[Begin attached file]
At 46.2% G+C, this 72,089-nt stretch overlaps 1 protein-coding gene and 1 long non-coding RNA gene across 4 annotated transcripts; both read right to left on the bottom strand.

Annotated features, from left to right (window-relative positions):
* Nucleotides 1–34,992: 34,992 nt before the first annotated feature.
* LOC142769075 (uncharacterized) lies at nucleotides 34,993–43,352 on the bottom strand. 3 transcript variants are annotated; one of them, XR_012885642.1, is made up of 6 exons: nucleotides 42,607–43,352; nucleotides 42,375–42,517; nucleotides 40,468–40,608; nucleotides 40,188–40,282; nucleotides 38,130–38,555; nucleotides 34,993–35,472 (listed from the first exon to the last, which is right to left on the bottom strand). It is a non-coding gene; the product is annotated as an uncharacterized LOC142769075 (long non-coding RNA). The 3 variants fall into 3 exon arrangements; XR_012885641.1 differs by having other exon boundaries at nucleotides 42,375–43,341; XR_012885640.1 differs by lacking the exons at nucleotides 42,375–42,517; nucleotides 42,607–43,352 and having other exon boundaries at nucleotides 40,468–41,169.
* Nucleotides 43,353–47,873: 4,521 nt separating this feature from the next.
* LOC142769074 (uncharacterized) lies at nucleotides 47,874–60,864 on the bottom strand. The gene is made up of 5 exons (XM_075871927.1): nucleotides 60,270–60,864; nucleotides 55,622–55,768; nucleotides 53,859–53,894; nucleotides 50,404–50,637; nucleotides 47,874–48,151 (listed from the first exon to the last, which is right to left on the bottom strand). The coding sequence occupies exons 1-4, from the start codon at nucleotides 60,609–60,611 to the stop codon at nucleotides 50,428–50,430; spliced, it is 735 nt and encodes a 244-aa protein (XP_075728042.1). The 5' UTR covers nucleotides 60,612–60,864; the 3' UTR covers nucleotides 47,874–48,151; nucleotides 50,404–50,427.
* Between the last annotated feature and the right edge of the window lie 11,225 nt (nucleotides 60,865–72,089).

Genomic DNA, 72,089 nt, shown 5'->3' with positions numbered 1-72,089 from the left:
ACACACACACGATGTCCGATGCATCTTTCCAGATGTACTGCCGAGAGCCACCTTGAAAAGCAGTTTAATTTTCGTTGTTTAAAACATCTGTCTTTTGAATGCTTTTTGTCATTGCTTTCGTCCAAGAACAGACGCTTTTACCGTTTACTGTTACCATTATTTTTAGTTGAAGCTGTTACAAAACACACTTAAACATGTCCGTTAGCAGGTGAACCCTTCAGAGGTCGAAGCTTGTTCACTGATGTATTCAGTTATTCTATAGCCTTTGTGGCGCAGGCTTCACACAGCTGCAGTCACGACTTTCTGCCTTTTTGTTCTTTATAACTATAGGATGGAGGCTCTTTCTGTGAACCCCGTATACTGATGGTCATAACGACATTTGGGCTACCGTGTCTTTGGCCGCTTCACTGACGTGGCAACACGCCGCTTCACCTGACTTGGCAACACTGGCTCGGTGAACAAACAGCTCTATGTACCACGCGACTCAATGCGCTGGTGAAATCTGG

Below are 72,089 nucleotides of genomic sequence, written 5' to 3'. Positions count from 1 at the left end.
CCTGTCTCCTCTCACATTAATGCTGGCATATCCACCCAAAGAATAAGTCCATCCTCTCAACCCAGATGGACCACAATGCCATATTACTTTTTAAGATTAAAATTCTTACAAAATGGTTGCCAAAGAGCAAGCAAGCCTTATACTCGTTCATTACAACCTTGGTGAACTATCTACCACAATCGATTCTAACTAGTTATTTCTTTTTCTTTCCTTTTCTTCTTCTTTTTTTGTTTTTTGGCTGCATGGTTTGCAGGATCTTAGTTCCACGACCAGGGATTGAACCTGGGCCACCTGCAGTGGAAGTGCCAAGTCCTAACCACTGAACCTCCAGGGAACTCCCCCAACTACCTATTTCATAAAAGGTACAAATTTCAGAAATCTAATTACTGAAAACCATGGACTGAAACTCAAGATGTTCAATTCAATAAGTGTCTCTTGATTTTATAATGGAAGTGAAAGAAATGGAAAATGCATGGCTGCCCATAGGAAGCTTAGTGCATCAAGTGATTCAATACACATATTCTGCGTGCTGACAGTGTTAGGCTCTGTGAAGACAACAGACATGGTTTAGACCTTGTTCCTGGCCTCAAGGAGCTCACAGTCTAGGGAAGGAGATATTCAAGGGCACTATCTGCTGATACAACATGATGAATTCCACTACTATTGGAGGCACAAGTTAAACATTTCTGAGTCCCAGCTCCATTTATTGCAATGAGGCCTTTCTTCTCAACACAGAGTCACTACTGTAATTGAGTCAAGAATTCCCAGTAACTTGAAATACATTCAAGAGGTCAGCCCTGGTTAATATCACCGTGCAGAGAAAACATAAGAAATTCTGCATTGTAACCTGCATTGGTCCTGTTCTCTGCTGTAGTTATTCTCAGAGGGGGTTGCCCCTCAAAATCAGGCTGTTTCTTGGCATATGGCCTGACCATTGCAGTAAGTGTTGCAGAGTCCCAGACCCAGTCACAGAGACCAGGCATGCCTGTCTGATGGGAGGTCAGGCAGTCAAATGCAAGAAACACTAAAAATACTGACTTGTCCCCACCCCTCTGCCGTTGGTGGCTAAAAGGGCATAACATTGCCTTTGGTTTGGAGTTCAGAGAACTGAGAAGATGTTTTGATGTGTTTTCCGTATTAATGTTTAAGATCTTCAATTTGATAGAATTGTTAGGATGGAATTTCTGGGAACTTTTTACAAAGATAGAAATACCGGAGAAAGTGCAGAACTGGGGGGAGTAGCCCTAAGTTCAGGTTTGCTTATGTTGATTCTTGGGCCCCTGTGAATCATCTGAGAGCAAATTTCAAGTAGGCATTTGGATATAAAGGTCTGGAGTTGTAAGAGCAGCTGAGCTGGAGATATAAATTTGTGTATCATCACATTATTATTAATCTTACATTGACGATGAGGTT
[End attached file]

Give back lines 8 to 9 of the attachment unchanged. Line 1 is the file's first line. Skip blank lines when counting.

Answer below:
Genomic DNA, 72,089 nt, shown 5'->3' with positions numbered 1-72,089 from the left:
ACACACACACGATGTCCGATGCATCTTTCCAGATGTACTGCCGAGAGCCACCTTGAAAAGCAGTTTAATTTTCGTTGTTTAAAACATCTGTCTTTTGAATGCTTTTTGTCATTGCTTTCGTCCAAGAACAGACGCTTTTACCGTTTACTGTTACCATTATTTTTAGTTGAAGCTGTTACAAAACACACTTAAACATGTCCGTTAGCAGGTGAACCCTTCAGAGGTCGAAGCTTGTTCACTGATGTATTCAGTTATTCTATAGCCTTTGTGGCGCAGGCTTCACACAGCTGCAGTCACGACTTTCTGCCTTTTTGTTCTTTATAACTATAGGATGGAGGCTCTTTCTGTGAACCCCGTATACTGATGGTCATAACGACATTTGGGCTACCGTGTCTTTGGCCGCTTCACTGACGTGGCAACACGCCGCTTCACCTGACTTGGCAACACTGGCTCGGTGAACAAACAGCTCTATGTACCACGCGACTCAATGCGCTGGTGAAATCTGG